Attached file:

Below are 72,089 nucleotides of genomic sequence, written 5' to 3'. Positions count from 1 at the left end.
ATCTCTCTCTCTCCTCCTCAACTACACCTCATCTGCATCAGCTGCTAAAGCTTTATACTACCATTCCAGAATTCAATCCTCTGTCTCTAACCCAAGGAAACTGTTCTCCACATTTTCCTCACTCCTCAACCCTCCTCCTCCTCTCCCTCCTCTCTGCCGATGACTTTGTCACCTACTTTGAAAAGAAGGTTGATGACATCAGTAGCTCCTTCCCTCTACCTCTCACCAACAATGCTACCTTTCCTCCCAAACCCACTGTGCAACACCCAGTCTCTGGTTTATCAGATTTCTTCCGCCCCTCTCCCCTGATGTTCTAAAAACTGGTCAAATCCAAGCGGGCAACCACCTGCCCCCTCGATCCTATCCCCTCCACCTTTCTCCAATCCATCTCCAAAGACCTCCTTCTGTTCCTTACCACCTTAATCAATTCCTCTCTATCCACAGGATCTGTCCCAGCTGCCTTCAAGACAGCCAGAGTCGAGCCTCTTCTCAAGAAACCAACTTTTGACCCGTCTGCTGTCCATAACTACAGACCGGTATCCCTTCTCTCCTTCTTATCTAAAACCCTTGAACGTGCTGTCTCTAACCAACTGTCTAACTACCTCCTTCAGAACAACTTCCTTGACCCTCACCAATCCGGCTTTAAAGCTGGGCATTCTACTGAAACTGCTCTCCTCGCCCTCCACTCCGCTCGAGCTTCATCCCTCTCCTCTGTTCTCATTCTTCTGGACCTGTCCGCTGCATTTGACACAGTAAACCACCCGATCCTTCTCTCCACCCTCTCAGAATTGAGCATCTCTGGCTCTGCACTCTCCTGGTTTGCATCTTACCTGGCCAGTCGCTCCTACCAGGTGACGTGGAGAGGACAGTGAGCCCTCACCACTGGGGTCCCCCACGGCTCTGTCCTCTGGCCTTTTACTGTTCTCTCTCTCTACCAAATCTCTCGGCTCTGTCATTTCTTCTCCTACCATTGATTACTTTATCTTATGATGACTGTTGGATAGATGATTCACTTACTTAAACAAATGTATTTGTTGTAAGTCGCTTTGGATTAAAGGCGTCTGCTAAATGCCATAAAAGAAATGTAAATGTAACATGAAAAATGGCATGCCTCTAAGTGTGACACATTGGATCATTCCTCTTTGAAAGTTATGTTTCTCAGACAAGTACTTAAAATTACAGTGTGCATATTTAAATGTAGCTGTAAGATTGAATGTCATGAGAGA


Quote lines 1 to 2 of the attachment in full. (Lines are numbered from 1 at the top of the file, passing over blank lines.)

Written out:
Below are 72,089 nucleotides of genomic sequence, written 5' to 3'. Positions count from 1 at the left end.
ATCTCTCTCTCTCCTCCTCAACTACACCTCATCTGCATCAGCTGCTAAAGCTTTATACTACCATTCCAGAATTCAATCCTCTGTCTCTAACCCAAGGAAACTGTTCTCCACATTTTCCTCACTCCTCAACCCTCCTCCTCCTCTCCCTCCTCTCTGCCGATGACTTTGTCACCTACTTTGAAAAGAAGGTTGATGACATCAGTAGCTCCTTCCCTCTACCTCTCACCAACAATGCTACCTTTCCTCCCAAACCCACTGTGCAACACCCAGTCTCTGGTTTATCAGATTTCTTCCGCCCCTCTCCCCTGATGTTCTAAAAACTGGTCAAATCCAAGCGGGCAACCACCTGCCCCCTCGATCCTATCCCCTCCACCTTTCTCCAATCCATCTCCAAAGACCTCCTTCTGTTCCTTACCACCTTAATCAATTCCTCTCTATCCACAGGATCTGTCCCAGCTGCCTTCAAGACAGCCAGAGTCGAGCCTCTTCTCAAGAAACCAACTTTTGACCCGTCTGCTGTCCATAACTACAGACCGGTATCCCTTCTCTCCTTCTTATCTAAAACCCTTGAACGTGCTGTCTCTAACCAACTGTCTAACTACCTCCTTCAGAACAACTTCCTTGACCCTCACCAATCCGGCTTTAAAGCTGGGCATTCTACTGAAACTGCTCTCCTCGCCCTCCACTCCGCTCGAGCTTCATCCCTCTCCTCTGTTCTCATTCTTCTGGACCTGTCCGCTGCATTTGACACAGTAAACCACCCGATCCTTCTCTCCACCCTCTCAGAATTGAGCATCTCTGGCTCTGCACTCTCCTGGTTTGCATCTTACCTGGCCAGTCGCTCCTACCAGGTGACGTGGAGAGGACAGTGAGCCCTCACCACTGGGGTCCCCCACGGCTCTGTCCTCTGGCCTTTTACTGTTCTCTCTCTCTACCAAATCTCTCGGCTCTGTCATTTCTTCTCCTACCATTGATTACTTTATCTTATGATGACTGTTGGATAGATGATTCACTTACTTAAACAAATGTATTTGTTGTAAGTCGCTTTGGATTAAAGGCGTCTGCTAAATGCCATAAAAGAAATGTAAATGTAACATGAAAAATGGCATGCCTCTAAGTGTGACACATTGGATCATTCCTCTTTGAAAGTTATGTTTCTCAGACAAGTACTTAAAATTACAGTGTGCATATTTAAATGTAGCTGTAAGATTGAATGTCATGAGAGA